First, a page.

Socioeconomic status, greenspace and exposure to multiple environmental stressors in Toronto, Canada

Authors: Tor Oiamo*, Ryerson University
Topics: Geography and Urban Health, Hazards and Vulnerability, Spatial Analysis & Modeling
Keywords: Environment; noise; air pollution; greenspace; health; equity
Session Type: Paper
Scheduler ID: WED-015-10:00 a.m.
Day: 4/11/2018
Start / End Time: 10:00 AM / 11:40 AM
Room: Galerie 5, Marriott, 2nd Floor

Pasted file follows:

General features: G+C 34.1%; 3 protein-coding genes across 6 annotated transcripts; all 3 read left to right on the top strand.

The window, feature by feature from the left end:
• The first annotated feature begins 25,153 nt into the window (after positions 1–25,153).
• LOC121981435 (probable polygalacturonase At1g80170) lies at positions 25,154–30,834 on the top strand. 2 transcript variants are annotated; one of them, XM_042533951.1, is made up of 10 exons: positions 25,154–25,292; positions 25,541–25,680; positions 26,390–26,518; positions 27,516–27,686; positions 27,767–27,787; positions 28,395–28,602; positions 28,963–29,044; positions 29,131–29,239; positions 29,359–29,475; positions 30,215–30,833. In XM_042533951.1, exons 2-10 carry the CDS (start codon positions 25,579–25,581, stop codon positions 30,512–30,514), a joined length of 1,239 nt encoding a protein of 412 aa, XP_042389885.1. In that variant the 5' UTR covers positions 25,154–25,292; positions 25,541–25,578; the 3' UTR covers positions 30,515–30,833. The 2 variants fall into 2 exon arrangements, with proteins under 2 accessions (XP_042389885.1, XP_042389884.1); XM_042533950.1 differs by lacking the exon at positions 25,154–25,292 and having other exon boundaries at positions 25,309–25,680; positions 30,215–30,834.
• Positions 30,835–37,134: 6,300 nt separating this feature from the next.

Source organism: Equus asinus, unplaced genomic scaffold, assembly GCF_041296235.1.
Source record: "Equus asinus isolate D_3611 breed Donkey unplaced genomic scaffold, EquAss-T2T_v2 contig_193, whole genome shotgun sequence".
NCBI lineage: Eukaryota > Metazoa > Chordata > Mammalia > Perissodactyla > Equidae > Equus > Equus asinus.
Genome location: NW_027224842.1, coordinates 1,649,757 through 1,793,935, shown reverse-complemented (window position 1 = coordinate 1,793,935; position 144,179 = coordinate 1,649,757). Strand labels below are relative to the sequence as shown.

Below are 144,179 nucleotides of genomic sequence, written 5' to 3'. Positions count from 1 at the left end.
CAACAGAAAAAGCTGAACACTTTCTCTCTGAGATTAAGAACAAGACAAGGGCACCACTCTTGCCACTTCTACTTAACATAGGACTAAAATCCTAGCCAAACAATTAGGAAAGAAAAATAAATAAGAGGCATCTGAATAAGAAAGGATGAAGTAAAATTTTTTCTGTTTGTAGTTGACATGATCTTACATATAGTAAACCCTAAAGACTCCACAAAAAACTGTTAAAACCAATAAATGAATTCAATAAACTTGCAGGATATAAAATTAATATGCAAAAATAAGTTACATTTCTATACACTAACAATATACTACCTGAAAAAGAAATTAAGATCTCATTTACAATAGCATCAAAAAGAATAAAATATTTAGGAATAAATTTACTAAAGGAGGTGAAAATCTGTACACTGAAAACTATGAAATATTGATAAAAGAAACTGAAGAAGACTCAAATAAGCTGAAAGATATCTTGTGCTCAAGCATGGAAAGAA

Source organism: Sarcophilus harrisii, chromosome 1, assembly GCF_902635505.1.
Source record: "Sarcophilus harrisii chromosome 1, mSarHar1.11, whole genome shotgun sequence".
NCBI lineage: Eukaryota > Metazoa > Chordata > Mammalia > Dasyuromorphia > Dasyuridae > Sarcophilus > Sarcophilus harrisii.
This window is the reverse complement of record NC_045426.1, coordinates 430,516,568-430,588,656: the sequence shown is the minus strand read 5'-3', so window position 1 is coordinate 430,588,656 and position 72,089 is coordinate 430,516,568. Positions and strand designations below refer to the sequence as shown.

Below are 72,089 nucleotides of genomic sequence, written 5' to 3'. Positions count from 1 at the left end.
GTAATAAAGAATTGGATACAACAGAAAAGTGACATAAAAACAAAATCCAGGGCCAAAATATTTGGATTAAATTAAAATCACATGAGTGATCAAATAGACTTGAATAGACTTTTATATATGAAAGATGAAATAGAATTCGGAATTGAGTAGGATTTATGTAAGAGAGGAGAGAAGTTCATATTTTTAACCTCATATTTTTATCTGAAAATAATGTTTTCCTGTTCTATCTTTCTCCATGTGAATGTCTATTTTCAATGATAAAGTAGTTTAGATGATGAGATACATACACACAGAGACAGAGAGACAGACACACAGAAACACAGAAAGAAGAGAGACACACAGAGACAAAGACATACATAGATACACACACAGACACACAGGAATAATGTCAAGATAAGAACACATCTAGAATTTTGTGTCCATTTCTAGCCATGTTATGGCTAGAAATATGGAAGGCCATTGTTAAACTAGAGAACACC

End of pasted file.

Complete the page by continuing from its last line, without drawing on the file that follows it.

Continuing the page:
Environmental noise from mobile and stationary sources poses a significant risk to health and wellbeing in densely populated areas. Likewise, spatial variations in air quality within cities put certain populations at higher risk of adverse health impacts. Previous research shows a spatial covariance between air quality and noise in urban environments and that health effects of co-exposure to these pollutants are additive. Conversely, previous research indicates that greenspace can act as a moderator of environmental stressors in cities through numerous mechanisms. This study seeks to understand the relationship between greenspace, environmental noise and air pollution in a large metropolitan city, and furthermore assess socioeconomic differences in access to greenspace and potential benefits associated with this. The analysis utilized socioeconomic data from the 2016 census at the level of dissemination areas. Environmental noise levels were based on monitoring and high resolution noise models created in 2016, and air pollution concentrations for fine particulate matter and nitrogen oxide were based on monitoring and temporally validated land use regression models for the period 2010-2015. A moderate covariance between air pollution and noise, particularly nitrogen dioxide, was observed across the city. The association did not change significantly when greenspace was taken into account. However, socioeconomic status was associated with access to greenspace, environmental noise and air pollution, suggesting an inequitable distribution of environmental services that can act to reduce health risks of environmental stressors.

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